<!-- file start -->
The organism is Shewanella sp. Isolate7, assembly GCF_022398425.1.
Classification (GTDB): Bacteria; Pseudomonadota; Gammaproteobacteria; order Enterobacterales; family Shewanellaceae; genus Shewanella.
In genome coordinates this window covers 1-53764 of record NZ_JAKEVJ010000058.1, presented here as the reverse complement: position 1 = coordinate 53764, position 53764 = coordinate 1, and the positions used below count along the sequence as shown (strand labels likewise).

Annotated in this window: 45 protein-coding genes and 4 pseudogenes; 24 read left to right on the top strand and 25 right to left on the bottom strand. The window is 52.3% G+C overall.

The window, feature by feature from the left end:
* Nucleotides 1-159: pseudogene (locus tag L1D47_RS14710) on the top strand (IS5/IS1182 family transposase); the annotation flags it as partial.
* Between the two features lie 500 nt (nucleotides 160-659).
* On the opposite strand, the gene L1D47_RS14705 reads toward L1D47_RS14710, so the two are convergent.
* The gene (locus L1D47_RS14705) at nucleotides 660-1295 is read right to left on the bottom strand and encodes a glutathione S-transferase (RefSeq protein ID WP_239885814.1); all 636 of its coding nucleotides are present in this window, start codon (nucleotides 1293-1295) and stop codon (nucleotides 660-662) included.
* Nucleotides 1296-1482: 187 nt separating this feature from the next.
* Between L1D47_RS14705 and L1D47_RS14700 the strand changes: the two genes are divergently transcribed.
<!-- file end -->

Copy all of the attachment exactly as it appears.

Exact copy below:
The organism is Shewanella sp. Isolate7, assembly GCF_022398425.1.
Classification (GTDB): Bacteria; Pseudomonadota; Gammaproteobacteria; order Enterobacterales; family Shewanellaceae; genus Shewanella.
In genome coordinates this window covers 1-53764 of record NZ_JAKEVJ010000058.1, presented here as the reverse complement: position 1 = coordinate 53764, position 53764 = coordinate 1, and the positions used below count along the sequence as shown (strand labels likewise).

Annotated in this window: 45 protein-coding genes and 4 pseudogenes; 24 read left to right on the top strand and 25 right to left on the bottom strand. The window is 52.3% G+C overall.

The window, feature by feature from the left end:
* Nucleotides 1-159: pseudogene (locus tag L1D47_RS14710) on the top strand (IS5/IS1182 family transposase); the annotation flags it as partial.
* Between the two features lie 500 nt (nucleotides 160-659).
* On the opposite strand, the gene L1D47_RS14705 reads toward L1D47_RS14710, so the two are convergent.
* The gene (locus L1D47_RS14705) at nucleotides 660-1295 is read right to left on the bottom strand and encodes a glutathione S-transferase (RefSeq protein ID WP_239885814.1); all 636 of its coding nucleotides are present in this window, start codon (nucleotides 1293-1295) and stop codon (nucleotides 660-662) included.
* Nucleotides 1296-1482: 187 nt separating this feature from the next.
* Between L1D47_RS14705 and L1D47_RS14700 the strand changes: the two genes are divergently transcribed.